Climate Change: Greening Riddle: You’re planting trees to fight climate change, but are you doing it the right way?

Climate Change: Greening Riddle: You’re planting trees to fight climate change, but are you doing it the right way?

Your company’s HR may have emailed you asking if you’d like to volunteer. Your state or municipal government could do this on a large scale. Even your favorite sustainable clothing brand promises to plant a tree or three when you step out in that chic outfit you covet.

The message is everywhere – plant more trees. As we sizzle or swelter through a record summer and read the dire warnings from the latest IPCC (Intergovernmental Panel on Climate Change) report about how the climate crisis will only get worse if we don’t Let’s not act now, planting trees, we’re told, is a way for city dwellers to lessen the worst of its impact. The premise is appealing.

There is no debate about the multiple benefits that trees provide – starting with carbon sequestration, or capturing and storing atmospheric carbon dioxide and thereby reducing the amount in the atmosphere and combating global warming. A 2019 analysis, for example, estimated that less than a third of all emissions from human activities could be eliminated by planting a trillion trees. Then there are the less tangible benefits.

“There is now enough research to show that trees provide many psychological benefits: they relieve stress, reduce blood pressure and even allow us to recover faster when we are sick. A window with a view of a tree while we recover from illness speeds up the process,” say Harini Nagendra and Seema Mundoli, scholars at Azim Premji University and authors of Cities & Canopies: Trees in Indian Cities. “Trees have many uses, and each of us connects to trees in different ways,” says Nagendra.

“While planting trees is one way anyone can help fight climate change, it must be done with great care. It cannot be done just because it makes us feel, at us or any government, business or non-profit organization.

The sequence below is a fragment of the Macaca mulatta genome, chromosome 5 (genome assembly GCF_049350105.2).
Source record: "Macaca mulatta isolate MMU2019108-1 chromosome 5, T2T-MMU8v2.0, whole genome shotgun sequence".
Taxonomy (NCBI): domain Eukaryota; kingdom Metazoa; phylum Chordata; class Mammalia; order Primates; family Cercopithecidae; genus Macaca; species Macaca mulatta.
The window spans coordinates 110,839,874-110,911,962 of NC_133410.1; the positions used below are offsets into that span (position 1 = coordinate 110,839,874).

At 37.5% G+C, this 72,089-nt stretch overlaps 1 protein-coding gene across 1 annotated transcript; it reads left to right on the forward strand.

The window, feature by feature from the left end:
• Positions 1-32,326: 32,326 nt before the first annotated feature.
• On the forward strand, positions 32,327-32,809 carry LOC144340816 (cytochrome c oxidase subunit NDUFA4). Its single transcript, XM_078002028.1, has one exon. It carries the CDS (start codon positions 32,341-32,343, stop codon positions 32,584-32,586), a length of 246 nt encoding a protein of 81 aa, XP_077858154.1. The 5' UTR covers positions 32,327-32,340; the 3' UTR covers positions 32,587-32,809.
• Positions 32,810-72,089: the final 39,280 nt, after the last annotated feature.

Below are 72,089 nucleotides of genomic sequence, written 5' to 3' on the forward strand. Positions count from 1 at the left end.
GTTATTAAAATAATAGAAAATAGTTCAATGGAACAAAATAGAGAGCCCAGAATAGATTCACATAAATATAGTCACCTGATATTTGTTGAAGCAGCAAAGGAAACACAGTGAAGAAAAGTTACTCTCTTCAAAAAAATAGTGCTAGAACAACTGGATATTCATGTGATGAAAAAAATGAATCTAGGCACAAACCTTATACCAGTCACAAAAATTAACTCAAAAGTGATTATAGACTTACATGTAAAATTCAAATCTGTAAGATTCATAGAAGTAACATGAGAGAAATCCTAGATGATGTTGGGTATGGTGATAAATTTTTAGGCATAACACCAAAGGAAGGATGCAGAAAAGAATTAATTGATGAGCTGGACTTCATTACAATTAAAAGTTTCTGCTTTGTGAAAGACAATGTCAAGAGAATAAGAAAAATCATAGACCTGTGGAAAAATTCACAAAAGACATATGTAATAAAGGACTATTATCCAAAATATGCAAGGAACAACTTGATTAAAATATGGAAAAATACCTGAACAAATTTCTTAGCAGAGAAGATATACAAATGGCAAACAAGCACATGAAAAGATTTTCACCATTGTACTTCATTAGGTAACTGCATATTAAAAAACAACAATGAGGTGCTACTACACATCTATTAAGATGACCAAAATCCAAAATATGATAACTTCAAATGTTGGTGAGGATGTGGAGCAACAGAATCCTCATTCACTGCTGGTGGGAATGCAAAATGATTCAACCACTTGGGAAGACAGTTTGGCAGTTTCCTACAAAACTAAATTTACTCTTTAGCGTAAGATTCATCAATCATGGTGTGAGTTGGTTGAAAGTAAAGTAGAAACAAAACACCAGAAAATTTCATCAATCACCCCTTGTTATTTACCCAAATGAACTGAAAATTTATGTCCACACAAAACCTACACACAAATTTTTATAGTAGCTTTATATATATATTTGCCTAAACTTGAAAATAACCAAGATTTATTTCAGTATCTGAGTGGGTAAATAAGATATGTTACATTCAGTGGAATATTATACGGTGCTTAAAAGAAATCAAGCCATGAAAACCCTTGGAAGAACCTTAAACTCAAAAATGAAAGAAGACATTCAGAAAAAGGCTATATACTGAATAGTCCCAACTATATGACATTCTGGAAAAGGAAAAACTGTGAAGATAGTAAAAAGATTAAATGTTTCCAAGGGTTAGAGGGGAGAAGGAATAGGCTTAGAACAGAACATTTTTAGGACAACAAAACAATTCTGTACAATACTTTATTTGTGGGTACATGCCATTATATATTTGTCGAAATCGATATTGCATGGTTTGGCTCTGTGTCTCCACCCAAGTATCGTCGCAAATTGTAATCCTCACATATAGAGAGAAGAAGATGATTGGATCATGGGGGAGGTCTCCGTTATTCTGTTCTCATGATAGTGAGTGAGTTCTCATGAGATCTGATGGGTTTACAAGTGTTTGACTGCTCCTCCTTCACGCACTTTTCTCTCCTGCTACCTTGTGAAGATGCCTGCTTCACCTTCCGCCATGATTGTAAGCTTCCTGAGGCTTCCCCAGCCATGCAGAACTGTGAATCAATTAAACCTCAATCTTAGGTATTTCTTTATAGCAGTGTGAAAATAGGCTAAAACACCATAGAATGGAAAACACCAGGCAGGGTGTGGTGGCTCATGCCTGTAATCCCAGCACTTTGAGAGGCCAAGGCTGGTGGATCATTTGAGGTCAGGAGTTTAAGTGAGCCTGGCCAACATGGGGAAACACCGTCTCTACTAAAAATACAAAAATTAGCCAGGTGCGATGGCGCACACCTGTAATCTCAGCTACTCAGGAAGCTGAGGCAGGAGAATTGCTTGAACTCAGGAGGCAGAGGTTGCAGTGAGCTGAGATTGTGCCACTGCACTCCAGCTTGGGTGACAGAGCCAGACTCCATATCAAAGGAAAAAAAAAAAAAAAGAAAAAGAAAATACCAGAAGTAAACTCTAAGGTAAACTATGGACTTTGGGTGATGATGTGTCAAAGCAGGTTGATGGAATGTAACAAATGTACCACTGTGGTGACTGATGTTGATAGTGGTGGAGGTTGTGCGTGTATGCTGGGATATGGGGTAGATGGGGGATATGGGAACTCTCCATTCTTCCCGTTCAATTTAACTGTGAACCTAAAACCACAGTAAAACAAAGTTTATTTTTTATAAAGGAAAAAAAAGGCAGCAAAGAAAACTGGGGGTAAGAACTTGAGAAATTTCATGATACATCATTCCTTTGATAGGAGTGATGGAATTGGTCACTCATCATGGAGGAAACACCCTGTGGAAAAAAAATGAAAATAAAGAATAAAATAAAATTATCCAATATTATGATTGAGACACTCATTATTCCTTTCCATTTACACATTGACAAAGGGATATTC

– HARINI NAGENDRA & SEEMA MUNDOLI, authors, Cities & Canopies: Trees in Indian Cities

Countries have also committed to increasing tree cover. Under the Paris Agreement, India seeks to put a third of its geographical area under forest cover by 2030, which will act as a carbon sink that will absorb 2.5 to 3 billion tons of CO2. State governments have embarked on ambitious tree-planting campaigns, with UP claiming to have planted a record 250 million saplings in a single day last year. But in the rush to plant more trees and meet the targets, environmentalists warn, these tree-planting campaigns could in some cases end up wasting money and, in the worst-case scenario, actively harming the environment.

A recent analysis of tree planting efforts in Himachal Pradesh found that “more than half of the state budget for tree planting is wasted on plantations that are unlikely to survive and/or are ill-conceived to achieve the state’s goal of increasing forest cover”. “Tree planting can actually be harmful to climate mitigation and other ecological impacts if done in the wrong places, such as open natural ecosystems, for example, areas that are grasslands, savannahs. A lot of reforestation is targeted in these places,” says TR Shankar Raman, a scientist at the Nature Conservation Foundation (NCF).

The NCF team has led the painstaking restoration of approximately 100 hectares of degraded rainforest in Anamala, Tamil Nadu over the past two decades, with the participation of multiple stakeholders, including businesses. By planting trees in grasslands, we are disrupting what are ecosystems in their own right, and we are unlikely to achieve the climate change gains that prompted the planting in the first place. “Planting trees everywhere is not a good idea. Tree planting should be done in carefully identified locations suitable for tree growth.

This raises the question of the type of trees to plant. “Many tree-planting campaigns are often of limited use if we have no mechanism to ensure that the saplings are of the right type and will survive beyond a few months,” says Mundoli.